We arrived in Guangzhou last night after Levi's first plane ride. This morning he is a normal two year old - for better and for worse - and one of our family. We still have a lot to learn about the little guy and that will occur over the next months but he is now one of us.

Posted by jckrier 19:36 Archived in China Comments (0)

Zhengzhou

Gotcha

rain 22 °C

What a change when we got to Zhengzhou on Sunday afternoon. Friday and Saturday we were typical tourists focused on seeing the sights in China. Starting with the trip from the Zhengzhou airport we were all business and focused on the adoptions. On the trip from the airport Yisha and Rita, our CCAI hosts, started educating us on the events in the days ahead and what we needed to prepare.
Monday was the big day! At 9:30 am we boarded buses to the local Registrar’s office where we would actually receive the kids. We were an anxious bunch of parents, brothers, sisters, grandparents and other family. Would the kids be what we were expecting? How would they react to us? Had we prepared everything correctly? Then the children started to arrive.
The youngest children seemed to adapt quickly to their new parents. A quick bride with food or a toy seemed to resolve any concerns. The older children, who had some understanding the events, seemed to accept their new situation almost as quickly. The two year olds like Levi were the most reticent and took the longest time to adjust.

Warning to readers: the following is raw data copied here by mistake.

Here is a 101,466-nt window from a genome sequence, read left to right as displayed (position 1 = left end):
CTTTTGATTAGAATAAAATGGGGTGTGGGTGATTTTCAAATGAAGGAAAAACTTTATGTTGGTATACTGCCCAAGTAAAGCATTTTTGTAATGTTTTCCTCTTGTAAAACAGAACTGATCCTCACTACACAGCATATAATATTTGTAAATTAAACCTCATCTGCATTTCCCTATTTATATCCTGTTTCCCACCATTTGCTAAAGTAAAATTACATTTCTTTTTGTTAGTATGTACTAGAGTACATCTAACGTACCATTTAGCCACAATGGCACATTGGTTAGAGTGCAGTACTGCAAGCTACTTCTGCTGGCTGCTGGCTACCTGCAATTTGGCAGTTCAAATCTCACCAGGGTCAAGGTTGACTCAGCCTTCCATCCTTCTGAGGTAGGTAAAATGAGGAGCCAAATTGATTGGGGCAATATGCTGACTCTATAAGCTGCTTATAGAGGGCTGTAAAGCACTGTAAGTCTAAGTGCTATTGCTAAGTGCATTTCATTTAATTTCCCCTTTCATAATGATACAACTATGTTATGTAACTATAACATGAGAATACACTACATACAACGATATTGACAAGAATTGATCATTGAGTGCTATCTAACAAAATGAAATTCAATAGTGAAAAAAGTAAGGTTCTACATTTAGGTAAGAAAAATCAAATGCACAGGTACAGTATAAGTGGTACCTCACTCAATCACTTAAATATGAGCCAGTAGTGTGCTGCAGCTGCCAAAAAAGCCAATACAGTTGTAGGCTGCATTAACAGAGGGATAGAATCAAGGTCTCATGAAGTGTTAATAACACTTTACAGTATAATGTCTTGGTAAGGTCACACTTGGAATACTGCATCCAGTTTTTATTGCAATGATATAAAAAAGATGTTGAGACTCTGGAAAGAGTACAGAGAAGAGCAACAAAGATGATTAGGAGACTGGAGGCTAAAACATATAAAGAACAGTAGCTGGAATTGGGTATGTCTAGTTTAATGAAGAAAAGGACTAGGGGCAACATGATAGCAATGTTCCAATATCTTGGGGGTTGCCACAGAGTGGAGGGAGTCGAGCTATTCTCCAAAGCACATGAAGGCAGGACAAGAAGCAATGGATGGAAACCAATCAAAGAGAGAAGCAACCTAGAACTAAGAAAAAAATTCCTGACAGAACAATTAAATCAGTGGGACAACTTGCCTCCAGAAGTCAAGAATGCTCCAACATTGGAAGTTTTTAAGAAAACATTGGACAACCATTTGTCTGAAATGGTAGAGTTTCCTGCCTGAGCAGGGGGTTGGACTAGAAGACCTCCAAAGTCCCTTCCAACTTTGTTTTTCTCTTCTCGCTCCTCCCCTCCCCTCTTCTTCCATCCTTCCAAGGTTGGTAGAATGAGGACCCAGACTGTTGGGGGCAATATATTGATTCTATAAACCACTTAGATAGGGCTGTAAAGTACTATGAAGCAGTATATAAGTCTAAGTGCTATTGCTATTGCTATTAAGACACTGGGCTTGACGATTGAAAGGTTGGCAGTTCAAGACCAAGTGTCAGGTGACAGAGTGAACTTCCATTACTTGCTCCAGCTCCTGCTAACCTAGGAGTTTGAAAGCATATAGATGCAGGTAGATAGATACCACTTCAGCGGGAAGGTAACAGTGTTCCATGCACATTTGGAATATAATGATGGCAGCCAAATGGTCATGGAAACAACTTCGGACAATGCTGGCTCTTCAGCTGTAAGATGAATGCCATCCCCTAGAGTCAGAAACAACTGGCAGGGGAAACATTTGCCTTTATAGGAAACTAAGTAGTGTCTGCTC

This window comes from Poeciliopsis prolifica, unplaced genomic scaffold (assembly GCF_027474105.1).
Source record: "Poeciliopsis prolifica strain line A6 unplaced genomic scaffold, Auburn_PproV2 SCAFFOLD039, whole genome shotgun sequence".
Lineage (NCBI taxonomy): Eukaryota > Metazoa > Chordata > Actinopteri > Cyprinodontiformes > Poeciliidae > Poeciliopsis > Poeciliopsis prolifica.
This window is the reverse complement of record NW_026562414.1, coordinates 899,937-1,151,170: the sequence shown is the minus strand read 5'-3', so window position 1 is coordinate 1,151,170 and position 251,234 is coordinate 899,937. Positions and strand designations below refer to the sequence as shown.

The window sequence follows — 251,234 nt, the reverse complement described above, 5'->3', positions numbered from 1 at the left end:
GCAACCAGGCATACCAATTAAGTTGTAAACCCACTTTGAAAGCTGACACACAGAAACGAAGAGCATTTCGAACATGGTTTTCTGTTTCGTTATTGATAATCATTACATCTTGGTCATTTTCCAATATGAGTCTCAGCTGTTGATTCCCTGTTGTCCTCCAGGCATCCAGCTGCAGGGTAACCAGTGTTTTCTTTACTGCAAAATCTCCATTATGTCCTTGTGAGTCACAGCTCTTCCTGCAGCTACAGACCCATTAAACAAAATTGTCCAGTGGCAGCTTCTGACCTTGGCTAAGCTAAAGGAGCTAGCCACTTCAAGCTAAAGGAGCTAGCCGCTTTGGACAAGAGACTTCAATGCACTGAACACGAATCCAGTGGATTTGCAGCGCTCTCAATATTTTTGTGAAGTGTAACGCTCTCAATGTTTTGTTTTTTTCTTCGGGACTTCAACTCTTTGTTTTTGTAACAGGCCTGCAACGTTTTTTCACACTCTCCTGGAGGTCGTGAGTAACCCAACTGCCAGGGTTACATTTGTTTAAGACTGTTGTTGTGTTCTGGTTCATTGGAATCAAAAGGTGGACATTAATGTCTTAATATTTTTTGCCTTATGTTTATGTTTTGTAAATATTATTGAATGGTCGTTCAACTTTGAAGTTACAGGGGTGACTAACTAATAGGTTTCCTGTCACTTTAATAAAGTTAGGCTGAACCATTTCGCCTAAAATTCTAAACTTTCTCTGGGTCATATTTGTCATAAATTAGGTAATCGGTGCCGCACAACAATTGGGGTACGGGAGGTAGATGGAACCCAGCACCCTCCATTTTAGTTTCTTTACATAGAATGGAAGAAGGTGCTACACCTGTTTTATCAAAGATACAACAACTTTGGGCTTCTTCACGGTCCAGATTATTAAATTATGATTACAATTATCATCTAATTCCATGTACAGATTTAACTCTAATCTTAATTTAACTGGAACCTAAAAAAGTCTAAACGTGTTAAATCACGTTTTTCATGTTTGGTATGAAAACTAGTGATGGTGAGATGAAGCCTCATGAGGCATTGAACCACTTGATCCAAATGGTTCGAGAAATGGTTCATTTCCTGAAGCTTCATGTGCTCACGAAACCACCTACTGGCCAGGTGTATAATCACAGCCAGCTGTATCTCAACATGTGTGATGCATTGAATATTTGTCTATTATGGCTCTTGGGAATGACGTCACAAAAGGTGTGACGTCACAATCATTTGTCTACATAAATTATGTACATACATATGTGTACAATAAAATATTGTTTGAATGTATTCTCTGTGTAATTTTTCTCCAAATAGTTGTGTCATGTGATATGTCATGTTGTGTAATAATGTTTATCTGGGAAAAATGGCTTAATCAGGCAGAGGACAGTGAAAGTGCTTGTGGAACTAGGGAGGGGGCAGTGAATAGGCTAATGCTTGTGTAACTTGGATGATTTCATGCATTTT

Levi arrived around 11:00 and for the first 45 minutes was a most sad little boy. Lora did a great job of reassuring him and by the time we left the Registrar’s office Levi was at least beginning to trust her. Lilly was a really good little sister and, I am sure, helped Levi to trust us, at least a little. By that evening Levi was beginning to relax but at supper refused t eat. Still he went to Chris and Sue without too much hesitation. I was on the “undesirable” list.
By Tuesday morning Levi had made tremendous progress. He ate a huge breakfast and easily went to Lora, Chris and Sue. He plays with Lily. I am still on the “highly suspect” list.